Vung Tau is the home of banh knot, the little white cakes, but the version here is better than going to the sleazy port town or so I hear. The banh xeo are twice the size of what I’m used to seeing in America! Despite being full of delicious but bitter heart of palm, I found this too greasy to be enjoyable.

It isn’t all just white rice based things though. This place fried chicken underneath that waterfall you see and made tomato rice in the spinning fryer plate.

I was so hungry I took a few bites before I remembered to take photo evidence of the fryer waterfall. Sorry Krispy Kreme, this is my new favorite food waterfall.

I kept trying to find ca kho to, a river fish cooked inside of a clay pot with a sweet caramelized sauce. I failed miserably and only had mediocre canh chua sour soup in Saigon. Good thing my last stop in Vietnam was in the Mekong Delta, home of both these dishes to get fantastic versions. Restaurant Bay Bong in Chau Doc is much recommended for reasonably priced delicious versions of these dishes.

On a busy roundabout in midtown there is coconut ice cream with dried fruit in a coconut. It took me something ridiculous like five tries to find it when it was open, and it ended up being pretty disappointing for that much work. The coconut agar jelly in a coconut I had later that night was much superior.

I do miss american desserts and this sundae was the closest i could get. The cakes here are so not cutting it with their light crumb and supermarket like buttercream. Perhaps I should just stick to the che buoi (pomelo skin in coconut milk).

I have come from cities where there is a glut of food information and Saigon as a large metropolis is no slacker in this category.  So here’s my Eating Asia and Gastronomy Blog fed food map and one supplied by the excellent Eating Saigon!

Couch Surfing is Asia has mostly been a failure, from the boring to a cult to plenty of flakes and unreturned messages, I haven’t had any completely pleasant interactions.  Big cities usually have more hosts so I took going back to Ho Chi Minh City as a good chance to get back on Couch Surfing.  Alas, I was met with another flake who I stayed out in the middle of nowhere to meet!  The silver lining is I was invited to coffee at Lu Cupffee, an English cafe out in District 3.  I was even invited to stay there the next time I returned.

And return I did!  After my brief jaunt in the Mekong cut short due to rain and mud, I sold my motorcycle, and I found a community I did not expect.  I found that low-key host that does not really care how long you stay.  I was his resident foreigner for his guests to practice English with, which is a much more laid-back and better culture exchange way for me to teach English than a formal, repetitive class.  The people who frequented this cafe were not what I saw when I rode out into the middle of nowhere Vietnam.  These guys were well educated, looking to improve their language skills, and at least solidly middle class.  It was another side of Vietnam I had not seen yet.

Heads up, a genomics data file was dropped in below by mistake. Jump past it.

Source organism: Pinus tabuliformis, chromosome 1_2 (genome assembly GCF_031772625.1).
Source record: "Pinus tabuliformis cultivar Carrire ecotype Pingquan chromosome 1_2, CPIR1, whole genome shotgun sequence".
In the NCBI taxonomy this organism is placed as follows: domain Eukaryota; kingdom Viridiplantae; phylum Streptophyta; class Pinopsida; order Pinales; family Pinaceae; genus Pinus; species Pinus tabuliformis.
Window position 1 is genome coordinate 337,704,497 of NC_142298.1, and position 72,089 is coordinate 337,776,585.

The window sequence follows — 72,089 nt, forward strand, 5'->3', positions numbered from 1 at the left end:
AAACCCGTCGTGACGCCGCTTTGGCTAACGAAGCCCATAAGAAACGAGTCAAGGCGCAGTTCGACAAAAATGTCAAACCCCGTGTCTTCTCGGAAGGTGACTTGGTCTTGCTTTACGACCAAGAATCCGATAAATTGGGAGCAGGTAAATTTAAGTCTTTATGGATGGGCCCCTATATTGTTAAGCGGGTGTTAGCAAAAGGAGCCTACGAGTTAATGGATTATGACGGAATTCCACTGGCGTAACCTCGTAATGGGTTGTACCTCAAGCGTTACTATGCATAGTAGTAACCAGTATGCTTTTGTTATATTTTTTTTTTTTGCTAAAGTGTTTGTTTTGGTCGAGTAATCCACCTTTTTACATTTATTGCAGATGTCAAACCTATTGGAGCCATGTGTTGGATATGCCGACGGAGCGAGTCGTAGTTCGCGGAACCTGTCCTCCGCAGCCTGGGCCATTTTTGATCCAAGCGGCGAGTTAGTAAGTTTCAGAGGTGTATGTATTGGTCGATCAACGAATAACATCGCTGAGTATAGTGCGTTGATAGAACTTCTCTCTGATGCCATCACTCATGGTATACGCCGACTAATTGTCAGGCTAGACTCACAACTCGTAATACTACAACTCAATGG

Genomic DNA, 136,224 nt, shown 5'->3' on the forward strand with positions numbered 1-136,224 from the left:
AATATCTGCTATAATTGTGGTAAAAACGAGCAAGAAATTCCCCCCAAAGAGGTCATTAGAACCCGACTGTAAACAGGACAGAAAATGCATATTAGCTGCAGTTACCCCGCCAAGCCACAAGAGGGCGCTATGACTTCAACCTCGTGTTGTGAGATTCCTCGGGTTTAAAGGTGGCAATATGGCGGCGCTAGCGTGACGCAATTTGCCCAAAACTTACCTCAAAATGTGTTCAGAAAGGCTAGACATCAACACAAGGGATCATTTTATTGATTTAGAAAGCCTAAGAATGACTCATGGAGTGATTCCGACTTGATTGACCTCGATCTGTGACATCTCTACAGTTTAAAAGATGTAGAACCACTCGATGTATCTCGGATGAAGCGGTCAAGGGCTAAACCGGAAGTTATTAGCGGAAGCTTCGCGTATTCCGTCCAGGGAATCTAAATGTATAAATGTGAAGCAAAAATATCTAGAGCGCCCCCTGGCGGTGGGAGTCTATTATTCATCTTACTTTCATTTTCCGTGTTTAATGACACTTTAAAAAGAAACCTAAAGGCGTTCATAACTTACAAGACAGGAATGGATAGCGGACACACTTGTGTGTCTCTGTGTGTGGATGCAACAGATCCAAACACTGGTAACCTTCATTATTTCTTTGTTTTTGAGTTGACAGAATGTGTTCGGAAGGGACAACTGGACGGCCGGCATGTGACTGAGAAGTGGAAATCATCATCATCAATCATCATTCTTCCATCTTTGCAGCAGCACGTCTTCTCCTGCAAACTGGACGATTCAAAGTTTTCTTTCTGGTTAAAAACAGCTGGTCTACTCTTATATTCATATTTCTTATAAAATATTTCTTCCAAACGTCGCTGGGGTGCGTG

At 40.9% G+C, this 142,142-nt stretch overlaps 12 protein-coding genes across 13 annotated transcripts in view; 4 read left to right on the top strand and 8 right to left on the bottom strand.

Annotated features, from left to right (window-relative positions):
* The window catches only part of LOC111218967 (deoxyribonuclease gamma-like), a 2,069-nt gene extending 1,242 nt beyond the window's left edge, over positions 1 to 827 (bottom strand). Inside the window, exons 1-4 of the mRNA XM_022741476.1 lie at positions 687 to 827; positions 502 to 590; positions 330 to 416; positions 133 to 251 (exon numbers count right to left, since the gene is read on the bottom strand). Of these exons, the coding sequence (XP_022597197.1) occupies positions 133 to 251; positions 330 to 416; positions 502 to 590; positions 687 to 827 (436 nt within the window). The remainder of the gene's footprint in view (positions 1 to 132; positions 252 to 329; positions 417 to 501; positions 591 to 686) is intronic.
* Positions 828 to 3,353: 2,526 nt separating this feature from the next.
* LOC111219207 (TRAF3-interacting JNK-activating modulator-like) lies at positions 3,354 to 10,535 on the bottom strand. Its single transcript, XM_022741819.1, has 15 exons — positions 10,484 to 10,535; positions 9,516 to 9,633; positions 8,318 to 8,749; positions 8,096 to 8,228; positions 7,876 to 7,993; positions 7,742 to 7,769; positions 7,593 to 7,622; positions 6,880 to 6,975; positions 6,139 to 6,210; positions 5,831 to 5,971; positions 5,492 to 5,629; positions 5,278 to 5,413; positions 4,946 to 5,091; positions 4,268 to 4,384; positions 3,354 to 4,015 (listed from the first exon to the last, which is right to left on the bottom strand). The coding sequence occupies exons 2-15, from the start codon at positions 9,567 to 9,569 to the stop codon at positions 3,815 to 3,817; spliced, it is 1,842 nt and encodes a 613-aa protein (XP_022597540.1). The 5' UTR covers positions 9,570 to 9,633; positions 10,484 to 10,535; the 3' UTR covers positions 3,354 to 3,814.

Considering the other graffiti I saw was math, this stamp map of Saigon and the river may be as counter culture as street art gets here.

My first day out and about was led by a friend of Lu’s on motorbike to the tourist destinations of Saigon.  I do not go out of my way to go to these places and this day reminded me why not.  I still did not enter the Reunification Palace and instead visited a temporary water party Sprite soda had set up.  Two French couch surfers also staying at Lu’s helped goad my Vietnamese guide into joining us in the foam pit and water slide areas.  Surrounded by raucous music and wet fun, I’d never seen the Vietnamese let loose so much!  Afterwards, soaking wet, we went to what the university students of Saigon declare the “cafe bit” (I think bit? or bot? I can never spell Vietnamese).  An illegal set up of street vendor cafe in the park in front of Reunification Palace where they meet.  I was originally surprised to find them in touristy District 1 but they let me know it’s the center district so they all meet there from all over town.  It is normal for Vietnamese to live with their family until they marry.  I was surprised at the group we joined for coffee, these kids looked Goth and alternative!  A few of them told me they did crazy things, like motorcycling alone into the countryside and listening to local metal music.  Alas, I did not catch any local metal bands although that sounds amazing.  The one odd part of the day was my Vietnamese guide expecting me to pay for everything, including taking me to more expensive coffee than I would’ve chosen on my own.  This was quickly reversed for everyone else I met.  All the other friends, and even acquaintances I hung out with for a single night, just would not let me pay!  They seemed more than happy to let a foreigner intrude upon birthday dinners, private dinners, and whole friend groups and then insisted on not letting me chip in at all.  I already consider myself lucky to get to know them better, their hospitality was overboard.  In Vietnam (and China, as far as I understand), inviting friends out implies that you will pay for them.  To get around this, you tell friends you will go “American style” which means split bill.

With an American expat I visited a roller skating rink that was quite the experience.  This completely sober experience involved Vietnamese people showboating their one footed light up roller blading skills, their backwards chain roller skating, and their middle of the dance floor moves.  I’m not sure this would’ve been alcohol free or closing shop before 10 pm in America given the dark room and neon party lights.

We’re learning to make paper dolls!